Let’s hope fake news over Corbyn’s exit is eventually true

by Hugo Dixon | 09.02.2017

Jeremy Corbyn has dismissed rumours that he will resign as “fake news”. But the Labour leader’s position looks increasingly weak.

Over 50 MPs rebelled yesterday when he told them to vote in favour of the Article 50 bill. His tweet last night that “real fight starts now” has been mocked mercilessly on social media. After failing to campaign vigorously during the referendum and then handing Theresa May a virtual blank cheque, the leader of the opposition was now promising to fight? Come off it.

Clive Lewis, one of Corbyn’s key allies and somebody seen as a potential future Labour leader, quit the shadow cabinet over the Article 50 vote. What’s more, many of the younger, liberal internationalists who joined the party in excitement when he became leader of the opposition are now disenchanted by his limp pro-Europeanism.

If only Corbyn would quit. Britain would then have an opposition better able to hold the government to account as it charges towards a hard, destructive Brexit.

Of course, Labour doesn’t have enough MPs on its own to stop the Tories in their tracks. And, even with a new leader, the party would be split. Although MPs in London and other big cities represent constituencies that voted to Remain in the EU, others represent constituencies that voted Leave and fear UKIP breathing down their necks.

That said, almost anybody but Corbyn would be a stronger leader of the opposition. At present, May has little to fear even from driving the economy over a cliff, as it’s hard to see the voters choosing Corbyn as the next prime minister.

If there was a different Labour leader, the Tories’ calculations might start to change. They would start to fear they could lose power. If May came back from her Brexit negotiations with a bad deal or no deal at all, Labour might be able to get enough support to tell her to go back to the negotiating table. That could provoke a political crisis, leading perhaps to her resignation or a snap election.

A new Labour leader might also embrace different ways of conducting politics – for example, by being willing to form electoral pacts with other opposition parties and backing proportional representation. Lewis has been a prominent supporter of both ideas. If these became official Labour policy, the Tories’ calculations would change again as they would be more likely to lose power even if they stayed the largest party.

Let’s hope the “fake news” over Corbyn’s departure eventually turns out to be the truth.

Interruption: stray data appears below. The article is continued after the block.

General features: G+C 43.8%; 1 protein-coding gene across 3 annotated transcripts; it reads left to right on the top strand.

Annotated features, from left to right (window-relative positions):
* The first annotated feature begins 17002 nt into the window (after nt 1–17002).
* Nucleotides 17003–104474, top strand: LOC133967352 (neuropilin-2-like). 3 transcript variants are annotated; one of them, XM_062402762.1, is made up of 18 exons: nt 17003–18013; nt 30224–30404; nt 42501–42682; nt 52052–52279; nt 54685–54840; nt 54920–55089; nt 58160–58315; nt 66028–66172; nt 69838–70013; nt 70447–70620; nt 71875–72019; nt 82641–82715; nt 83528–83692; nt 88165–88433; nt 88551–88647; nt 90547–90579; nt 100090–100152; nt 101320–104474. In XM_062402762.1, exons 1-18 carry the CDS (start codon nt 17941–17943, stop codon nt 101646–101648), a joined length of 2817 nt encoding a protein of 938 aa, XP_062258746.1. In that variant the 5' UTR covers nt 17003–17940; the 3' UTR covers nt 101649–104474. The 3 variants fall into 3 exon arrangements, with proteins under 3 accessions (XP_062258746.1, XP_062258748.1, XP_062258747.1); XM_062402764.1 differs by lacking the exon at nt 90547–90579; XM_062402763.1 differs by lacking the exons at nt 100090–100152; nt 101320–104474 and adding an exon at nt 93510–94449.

7 Responses to “Let’s hope fake news over Corbyn’s exit is eventually true”

  • A naïve diatribe. Who does Dixon suggest? Lewis? Smith? Starmer was hailed as someone to hold the Tories to account. In this he has been pitiful. The problem has been one in long gestation, starting with Kinnock encouraging middle class MPs for working class areas and the rise of SPADS. Labour have been totally complacent in the rise of UKIP, thinking of them as a Tory problem. To a large degree, Corbyn has inherited a mess and unfortunately he didn’t work his way up the ranks as it were and gain experience. Blair removed anyone with even soft left leanings, so I am afraid the Blairites are paying the price now. You also have people who are reasonably talented like Cooper (though I was unimpressed with her performance under Miliband’s leadership) who are refusing to serve under Corbyn. There is a general dearth of talent within Labour at the moment, and I can’t see where a decent leader is going to come from. Backbenchers and the shadow cabinet in general need to be working far harder to oppose the Government – and smarter. I am not convinced that means working with the opposition though, if you remember the Ed in Alex pocket adverts. I personally think Ed would have worked okay with the SNP, but there you go – but it’s middle England they need to convince and that’s the problem.

    • You’ve said what I would have said Jackie, only much more eloquently. Although I’m a bit puzzled by Corbyn’s tactics over article 50, I think he is in an impossible position. He has n’t got the numbers to defeat the govt, so he has to try and get the best deal possible. And, of course, he has to consider the ‘natural Labour supporters’ supposedly lost by the ‘Metropolitan Elite’. My anger is directed towards the arrogant MPs who have just thrown a fit and walked away from him. They are as much the enemy as the tories.